ArgLab Research Colloquium
Av. de Berna 26, Edifício ID, sala 1.06
Towards an account of goals in public political arguments
The study of goals in argumentative discourse was informed by the research investigating the interplay between participants’ goals and the discourse choice they make (e.g. Tracy & Coupland, 1990). Besides, argumentation scholars have been concerned with the nature and status of these goals. Different approaches to argumentation have formulated different accounts. For example, within the pragma-dialectical approach, only rational persuasion is considered the intrinsic goal of argumentation; all other goals are considered extrinsic (van Eemeren, 2010). Alternatively, Walton and Krabbe (1995) distinguish between different types of (argumentative) dialogues, each of which is defined on the basis of its goal. Another account is provided by Gilbert (1996, 2007) who emphasises that argumentation is usually aimed at several face and task goals, with no fixed hierarchy.
In this paper, I critically examine the main accounts of goals in argumentative discourse, aiming to formulate an account that is suitable for the examination of public political arguments, where typically multiple legitimate goals are pursued simultaneously. Such arguments are viewed as contributions to what can be dialectically reconstructed as multiple simultaneous discussions. They are analysed as strategic manoeuvres that can under certain conditions be reasonable but may as well, if such conditions are violated, become fallacious (van Eemeren & Houtlosser, 2002).
Eemeren, F. H. van. (2010). Strategic Maneuvering in Argumentative Discourse, Extending the Pragma-Dialectical Theory of Argumentation. Amsterdam: John Benjamins.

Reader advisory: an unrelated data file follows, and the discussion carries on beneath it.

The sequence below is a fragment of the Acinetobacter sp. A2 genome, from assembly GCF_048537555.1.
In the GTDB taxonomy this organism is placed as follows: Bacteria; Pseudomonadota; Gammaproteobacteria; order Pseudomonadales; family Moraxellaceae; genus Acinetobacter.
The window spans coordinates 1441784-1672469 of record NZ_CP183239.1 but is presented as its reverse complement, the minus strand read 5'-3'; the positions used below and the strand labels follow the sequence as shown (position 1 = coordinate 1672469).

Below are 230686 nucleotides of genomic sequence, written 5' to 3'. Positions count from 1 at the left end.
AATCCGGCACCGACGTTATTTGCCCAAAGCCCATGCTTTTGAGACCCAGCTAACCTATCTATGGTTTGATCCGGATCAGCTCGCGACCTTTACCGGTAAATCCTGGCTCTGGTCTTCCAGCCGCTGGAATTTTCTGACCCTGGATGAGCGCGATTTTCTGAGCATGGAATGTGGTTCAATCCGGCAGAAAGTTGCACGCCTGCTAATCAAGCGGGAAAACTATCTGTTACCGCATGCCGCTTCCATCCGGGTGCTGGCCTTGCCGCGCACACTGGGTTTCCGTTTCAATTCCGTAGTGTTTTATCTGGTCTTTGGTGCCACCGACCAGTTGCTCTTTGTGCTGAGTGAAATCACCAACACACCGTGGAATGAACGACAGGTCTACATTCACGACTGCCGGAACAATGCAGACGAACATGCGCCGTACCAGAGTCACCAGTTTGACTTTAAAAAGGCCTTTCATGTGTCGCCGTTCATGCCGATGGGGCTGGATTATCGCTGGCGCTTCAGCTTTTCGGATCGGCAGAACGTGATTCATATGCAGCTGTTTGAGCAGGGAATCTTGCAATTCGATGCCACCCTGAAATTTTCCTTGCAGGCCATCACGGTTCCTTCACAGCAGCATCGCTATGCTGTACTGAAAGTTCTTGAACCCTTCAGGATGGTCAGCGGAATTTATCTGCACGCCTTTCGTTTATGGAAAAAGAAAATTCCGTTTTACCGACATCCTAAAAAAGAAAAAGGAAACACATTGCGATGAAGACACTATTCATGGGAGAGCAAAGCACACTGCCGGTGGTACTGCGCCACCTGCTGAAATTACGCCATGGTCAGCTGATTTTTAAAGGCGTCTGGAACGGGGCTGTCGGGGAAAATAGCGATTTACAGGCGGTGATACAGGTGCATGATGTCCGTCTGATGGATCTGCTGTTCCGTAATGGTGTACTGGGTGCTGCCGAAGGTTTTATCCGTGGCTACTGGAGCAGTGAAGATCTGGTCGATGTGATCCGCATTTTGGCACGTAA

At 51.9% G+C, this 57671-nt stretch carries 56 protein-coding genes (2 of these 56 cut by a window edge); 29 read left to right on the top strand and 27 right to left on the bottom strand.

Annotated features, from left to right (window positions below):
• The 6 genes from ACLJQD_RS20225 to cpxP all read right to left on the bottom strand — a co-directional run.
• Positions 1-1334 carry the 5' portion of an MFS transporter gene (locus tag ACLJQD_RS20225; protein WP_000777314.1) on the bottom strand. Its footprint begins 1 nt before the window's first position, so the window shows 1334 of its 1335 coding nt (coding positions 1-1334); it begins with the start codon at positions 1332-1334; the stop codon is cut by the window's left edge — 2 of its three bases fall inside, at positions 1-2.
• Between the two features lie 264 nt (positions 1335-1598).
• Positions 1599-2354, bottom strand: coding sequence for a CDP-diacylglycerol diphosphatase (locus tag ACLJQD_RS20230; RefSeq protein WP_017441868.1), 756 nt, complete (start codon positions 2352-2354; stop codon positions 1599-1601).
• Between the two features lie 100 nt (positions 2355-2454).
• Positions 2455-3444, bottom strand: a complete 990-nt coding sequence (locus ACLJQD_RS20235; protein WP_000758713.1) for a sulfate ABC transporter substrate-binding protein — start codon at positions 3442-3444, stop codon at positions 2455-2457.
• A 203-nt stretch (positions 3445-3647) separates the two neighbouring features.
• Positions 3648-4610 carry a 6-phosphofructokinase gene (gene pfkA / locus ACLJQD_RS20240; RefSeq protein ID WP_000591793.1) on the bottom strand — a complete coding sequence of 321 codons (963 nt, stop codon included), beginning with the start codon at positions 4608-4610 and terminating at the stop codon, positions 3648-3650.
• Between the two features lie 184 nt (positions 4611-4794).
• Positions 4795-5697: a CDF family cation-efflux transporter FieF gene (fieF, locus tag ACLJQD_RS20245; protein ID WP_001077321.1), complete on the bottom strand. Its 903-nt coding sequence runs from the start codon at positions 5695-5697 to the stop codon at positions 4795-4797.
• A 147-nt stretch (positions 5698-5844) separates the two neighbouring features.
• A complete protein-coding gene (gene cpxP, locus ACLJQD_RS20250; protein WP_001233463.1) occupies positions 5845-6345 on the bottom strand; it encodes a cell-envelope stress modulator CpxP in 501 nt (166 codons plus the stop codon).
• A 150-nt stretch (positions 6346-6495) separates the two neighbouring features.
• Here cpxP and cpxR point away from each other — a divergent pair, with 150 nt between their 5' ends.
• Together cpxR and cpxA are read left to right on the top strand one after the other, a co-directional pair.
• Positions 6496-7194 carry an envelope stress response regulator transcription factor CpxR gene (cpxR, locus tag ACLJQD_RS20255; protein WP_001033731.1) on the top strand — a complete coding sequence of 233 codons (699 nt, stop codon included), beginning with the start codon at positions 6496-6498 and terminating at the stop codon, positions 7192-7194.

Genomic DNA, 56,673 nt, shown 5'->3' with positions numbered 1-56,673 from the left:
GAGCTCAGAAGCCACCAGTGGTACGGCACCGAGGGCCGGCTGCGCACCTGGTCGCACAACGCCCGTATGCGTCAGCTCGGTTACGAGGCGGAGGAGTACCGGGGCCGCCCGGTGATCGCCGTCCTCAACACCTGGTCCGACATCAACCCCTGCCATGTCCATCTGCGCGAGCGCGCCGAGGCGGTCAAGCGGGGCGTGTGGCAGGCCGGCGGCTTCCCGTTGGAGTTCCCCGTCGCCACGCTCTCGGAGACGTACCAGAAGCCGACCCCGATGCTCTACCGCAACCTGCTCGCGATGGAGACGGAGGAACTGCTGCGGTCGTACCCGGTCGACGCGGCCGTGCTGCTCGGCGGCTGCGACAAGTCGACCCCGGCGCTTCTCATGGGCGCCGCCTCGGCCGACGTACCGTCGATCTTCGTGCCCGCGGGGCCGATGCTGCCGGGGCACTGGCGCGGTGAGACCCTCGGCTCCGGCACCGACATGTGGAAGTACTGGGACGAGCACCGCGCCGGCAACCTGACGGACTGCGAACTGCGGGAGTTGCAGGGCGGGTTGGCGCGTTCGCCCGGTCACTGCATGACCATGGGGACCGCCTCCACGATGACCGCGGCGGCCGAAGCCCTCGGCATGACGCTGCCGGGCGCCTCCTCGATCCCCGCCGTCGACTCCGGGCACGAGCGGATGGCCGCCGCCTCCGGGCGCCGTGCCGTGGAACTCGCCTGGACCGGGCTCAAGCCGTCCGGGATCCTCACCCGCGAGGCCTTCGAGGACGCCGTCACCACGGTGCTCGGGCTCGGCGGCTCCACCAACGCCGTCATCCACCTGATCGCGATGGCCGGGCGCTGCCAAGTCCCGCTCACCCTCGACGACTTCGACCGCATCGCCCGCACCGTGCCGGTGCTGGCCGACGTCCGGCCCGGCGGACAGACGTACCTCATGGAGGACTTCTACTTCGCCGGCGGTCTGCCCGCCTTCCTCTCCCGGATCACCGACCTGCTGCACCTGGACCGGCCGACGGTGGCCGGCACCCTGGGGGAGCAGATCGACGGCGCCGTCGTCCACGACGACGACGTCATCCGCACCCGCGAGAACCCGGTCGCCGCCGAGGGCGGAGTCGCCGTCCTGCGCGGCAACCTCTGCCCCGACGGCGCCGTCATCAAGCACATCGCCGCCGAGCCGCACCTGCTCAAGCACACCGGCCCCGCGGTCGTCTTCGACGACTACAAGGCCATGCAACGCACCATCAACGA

Eemeren, F. H. van, & Houtlosser, P. (2002). Strategic maneuvering in argumentative discourse: A delicate balance. In F. H. van Eemeren & P. Houtlosser (Eds.), Dialectic and Rhetoric: The Warp and Woof of Argumentation Analysis (pp. 131–159). Dordrecht: Kluwer Academic.
Gilbert, M. A. (1996). Goals in argumentation. In D. M. Gabbay & H. J. Ohlbach (Eds.) Practical Reasoning: International Conference on Formal and Applied Practical Reasoning (pp. 223-230). Berlin: Springer-Verlag.
Gilbert, M. A. (2007). Natural normativity: Argumentation theory as an engaged discipline. Informal Logic, 27(2), pp. 149-161.
Tracy, K. & Coupland, N. (1990). Multiple goals in discourse: An overview of issues. Journal of Language and Social Psychology, 9(1), pp. 1-13.
Walton, D. and E. C. W Krabbe. (1995). Commitment in Dialogue: Basic Concepts of Interpersonal Reasoning. New York: State University of New York Press.
2nd ERB Project Workshop
Lisbon Mind & Reasoning RIP Seminar | Why the Situated…
ArgLab Research Colloquium | Friendly Sensorimotor Generalists
Lisbon Mind & Reasoning RIP Seminar | Transparency in Extended…
ArgLab Research Colloquium | Dehumanization and the Question of Animals
ArgLab Research Colloquium | Pragmatic functions of gesture on different…
ArgLab Research Colloquium | The role of trust in argumentation
ERB Masterclass 2020
Lisbon Mind & Reasoning RIP Seminar | A situated approach…
ArgLab Research Colloquium | Philosophy for Children and the Socratic…
Lisbon Mind & Reasoning RIP Seminar | The Structure of…
THE INTERNATIONAL WORKSHOP ON THE DISCURSIVE MANAGEMENT OF POLITICAL DISAGREEMENT
Lisbon Mind & Reasoning RIP Seminar | Interpersonal communication and…
ArgLab Research Colloquium | Conceptual Engineering: Under our Control?
ArgLab Research Colloquium | "Discursive depoliticisation: From argumentation to explanation"
Lisbon Mind & Reasoning RIP Seminar | Wittgenstein, Buddhism, and…
ArgLab Research Colloquium | "More than words: Worldmaking and stancetaking…